One can only reasonably conclude that Colleen must have been planning her operation for months while still collecting a substantial salary as Plaintiff Spice Jazz’s CEO.
Spice Jazz’s owners were effectively paying her for stealing from them.
As mentioned above, a CEO like Colleen Walters is every business owner’s worst nightmare.
Her betrayal cost the project’s owners and investors a massive amount.
As to Youngevity, Spice Jazz put forth;
Youngevity should no more have accepted Walters “gifts” of a near complete business than a pawn shop owner should accept stolen goods of unsubstantiated providence.
The good times are now over for Colleen Walters and for Youngevity and its leadership, who so brazenly benefited from her scheme, when, as sophisticated corporate officers and directors, they clearly should have known better.
It is … inconceivable that this entire operation would have been executed without a green light from Youngevity, because before she began the prolonged and complex process of executing this scheme, Ms. Walters needed to know that there was a safe harbor for her to park all her co-conspirators and all the stolen trade secrets.
She would not have executed this scheme subject to the risk that no one would want to hire her, her associates or launch her planned line of spices and that she would simply be left stranded in the middle of the desert in Australia with an entire business and business model, having lost her position and income with Spice Jazz/YIAH, having lost any ability to capitalize that business, and all of her associates having lost their positions and incomes as well.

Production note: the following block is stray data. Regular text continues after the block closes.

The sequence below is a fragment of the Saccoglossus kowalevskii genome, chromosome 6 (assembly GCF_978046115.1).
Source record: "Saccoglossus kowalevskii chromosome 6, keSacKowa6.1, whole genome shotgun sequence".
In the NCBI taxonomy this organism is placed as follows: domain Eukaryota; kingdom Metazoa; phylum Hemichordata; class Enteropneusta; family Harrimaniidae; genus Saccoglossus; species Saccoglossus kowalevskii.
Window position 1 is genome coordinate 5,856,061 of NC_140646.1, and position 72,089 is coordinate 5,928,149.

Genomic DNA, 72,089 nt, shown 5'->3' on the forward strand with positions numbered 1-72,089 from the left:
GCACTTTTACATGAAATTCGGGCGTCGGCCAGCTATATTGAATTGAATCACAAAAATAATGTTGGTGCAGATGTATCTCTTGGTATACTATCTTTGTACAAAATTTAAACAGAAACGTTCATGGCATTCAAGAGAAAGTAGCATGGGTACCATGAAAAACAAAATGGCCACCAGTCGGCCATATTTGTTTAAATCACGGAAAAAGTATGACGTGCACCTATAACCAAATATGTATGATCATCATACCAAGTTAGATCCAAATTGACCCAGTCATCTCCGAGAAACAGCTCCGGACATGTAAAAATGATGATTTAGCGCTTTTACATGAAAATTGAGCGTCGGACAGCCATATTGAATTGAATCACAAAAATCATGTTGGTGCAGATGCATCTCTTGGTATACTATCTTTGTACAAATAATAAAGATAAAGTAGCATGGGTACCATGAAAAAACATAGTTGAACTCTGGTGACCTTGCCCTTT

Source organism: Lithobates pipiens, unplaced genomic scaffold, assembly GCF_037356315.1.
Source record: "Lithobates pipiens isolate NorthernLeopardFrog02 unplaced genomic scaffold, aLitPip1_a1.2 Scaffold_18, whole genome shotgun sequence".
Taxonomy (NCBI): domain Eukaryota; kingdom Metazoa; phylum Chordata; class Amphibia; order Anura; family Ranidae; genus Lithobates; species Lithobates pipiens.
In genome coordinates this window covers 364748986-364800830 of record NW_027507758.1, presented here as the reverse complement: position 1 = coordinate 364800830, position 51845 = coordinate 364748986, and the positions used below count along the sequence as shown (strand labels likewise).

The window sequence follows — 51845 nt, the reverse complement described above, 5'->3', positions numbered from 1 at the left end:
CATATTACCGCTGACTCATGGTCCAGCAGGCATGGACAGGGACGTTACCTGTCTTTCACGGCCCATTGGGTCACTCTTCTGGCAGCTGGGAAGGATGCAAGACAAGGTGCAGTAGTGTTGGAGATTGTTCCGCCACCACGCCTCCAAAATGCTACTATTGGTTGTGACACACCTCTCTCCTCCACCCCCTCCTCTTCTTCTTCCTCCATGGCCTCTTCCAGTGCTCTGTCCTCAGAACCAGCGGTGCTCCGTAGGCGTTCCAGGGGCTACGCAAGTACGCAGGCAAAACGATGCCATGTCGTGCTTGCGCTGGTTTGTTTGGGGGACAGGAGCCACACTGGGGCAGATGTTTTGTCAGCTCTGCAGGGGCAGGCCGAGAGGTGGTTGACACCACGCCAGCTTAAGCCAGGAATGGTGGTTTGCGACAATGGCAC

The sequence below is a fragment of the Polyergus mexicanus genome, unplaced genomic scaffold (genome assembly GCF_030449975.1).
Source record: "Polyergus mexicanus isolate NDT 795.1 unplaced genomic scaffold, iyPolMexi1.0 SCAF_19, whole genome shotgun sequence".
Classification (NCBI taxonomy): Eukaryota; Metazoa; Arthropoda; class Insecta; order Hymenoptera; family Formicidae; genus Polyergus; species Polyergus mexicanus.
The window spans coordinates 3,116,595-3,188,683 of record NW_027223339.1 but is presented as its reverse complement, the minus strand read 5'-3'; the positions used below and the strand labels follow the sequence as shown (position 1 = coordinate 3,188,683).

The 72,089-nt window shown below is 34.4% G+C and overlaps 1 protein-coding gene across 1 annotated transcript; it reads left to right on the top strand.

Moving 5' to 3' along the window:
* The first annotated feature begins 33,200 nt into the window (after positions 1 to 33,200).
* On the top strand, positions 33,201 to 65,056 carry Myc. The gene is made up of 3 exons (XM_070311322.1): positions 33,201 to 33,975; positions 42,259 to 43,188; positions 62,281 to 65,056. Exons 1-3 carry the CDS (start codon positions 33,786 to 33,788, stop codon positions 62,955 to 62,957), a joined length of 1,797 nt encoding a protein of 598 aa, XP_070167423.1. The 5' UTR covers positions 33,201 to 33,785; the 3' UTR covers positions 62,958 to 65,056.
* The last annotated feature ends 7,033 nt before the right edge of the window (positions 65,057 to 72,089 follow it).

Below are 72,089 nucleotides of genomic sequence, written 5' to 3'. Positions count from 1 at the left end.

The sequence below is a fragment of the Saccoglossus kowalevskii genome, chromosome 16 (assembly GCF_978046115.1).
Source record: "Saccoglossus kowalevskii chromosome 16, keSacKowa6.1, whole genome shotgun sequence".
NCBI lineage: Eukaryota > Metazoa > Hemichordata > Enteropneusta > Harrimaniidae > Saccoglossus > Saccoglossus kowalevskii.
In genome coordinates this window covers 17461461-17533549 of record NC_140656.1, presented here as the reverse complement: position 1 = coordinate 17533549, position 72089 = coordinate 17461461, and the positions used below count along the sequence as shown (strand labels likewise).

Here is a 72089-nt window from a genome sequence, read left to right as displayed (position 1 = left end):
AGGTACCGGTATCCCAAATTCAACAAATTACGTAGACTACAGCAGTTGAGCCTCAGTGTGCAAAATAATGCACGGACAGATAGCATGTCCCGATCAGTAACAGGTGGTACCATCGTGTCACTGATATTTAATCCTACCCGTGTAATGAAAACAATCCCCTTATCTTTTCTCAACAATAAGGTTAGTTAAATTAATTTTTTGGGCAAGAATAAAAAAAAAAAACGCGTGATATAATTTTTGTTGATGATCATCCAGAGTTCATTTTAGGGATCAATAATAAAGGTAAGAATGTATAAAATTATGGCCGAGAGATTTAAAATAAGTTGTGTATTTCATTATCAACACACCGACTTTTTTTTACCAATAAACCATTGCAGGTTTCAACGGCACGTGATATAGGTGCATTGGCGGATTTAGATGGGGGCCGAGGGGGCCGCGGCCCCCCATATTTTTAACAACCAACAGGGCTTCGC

Accordingly, Spice Jazz are seeking
just compensation for the theft of all of its proprietary and highly successful recipes, marketing strategies and trade secrets; for all of the future profits it could and should have earned through its successful and growing sales force and plan to take the company public; for the loss of the profits that would have been earned when Plaintiff, once its business was sufficiently successful, was sold in an anticipated highly successful public offering; as well as, for any intentional wrongdoing that is proven, punitive damages in an amount determined by the jury.
I’m not sure how big a part of JRJR33’s annual revenue Spice Jazz was, but no doubt losing the business contributed to JRJR33’s bankruptcy.
Ms. Walters’ stab in the back was so successful that it effectively kneecapped Plaintiff’s entire business operations.
As a result, Plaintiff’s revenues, which had previously been in the seven figures annually and projected to continue growing, collapsed to zero, or close to zero, within one quarter.
This is all from Spice Jazz’s fourth amended complaint, filed on February 15th, 2021.
What’s interesting is Colleen Walters is not a defendant in the case.
JRJR33 sued Walters separately in September 2017. Walters compelled arbitration, after which JRJR33 abandoned the case.
Walter’s daughter, Biance Djafar-Zade, is named as a defendant because she
collected a substantial salary from Spice Jazz by representing to Spice Jazz’s owners that she was performing valuable services for the company.
Her mother, Ms. Walters, also represented to Spice Jazz’s owners that Bianca Djafar-Zade was providing the company with valuable services, that justified a substantial salary, and Defendant Djafar-Zade had a duty to correct these misrepresentations but failed to do so.
In reality, Ms. Djafar-Zade was performing no services, or very few services, for Spice Jazz, and was only collecting a salary by virtue of the fact that her mother was the CEO of the company
Spice Jazz are going after Djafar-Zade for fraud.
Youngevity and its executives are up for
- tortious interference with contracts;
- federal misappropriation of trade secrets;
- state-law misappropriation of trade secrets; and
- aiding and abetting breach of fiduciary duty.
Looking forward, a mandatory settlement conference has been scheduled for May 19th.
I’ve added Spice Jazz’s case to our case calendar so stay tuned for updates.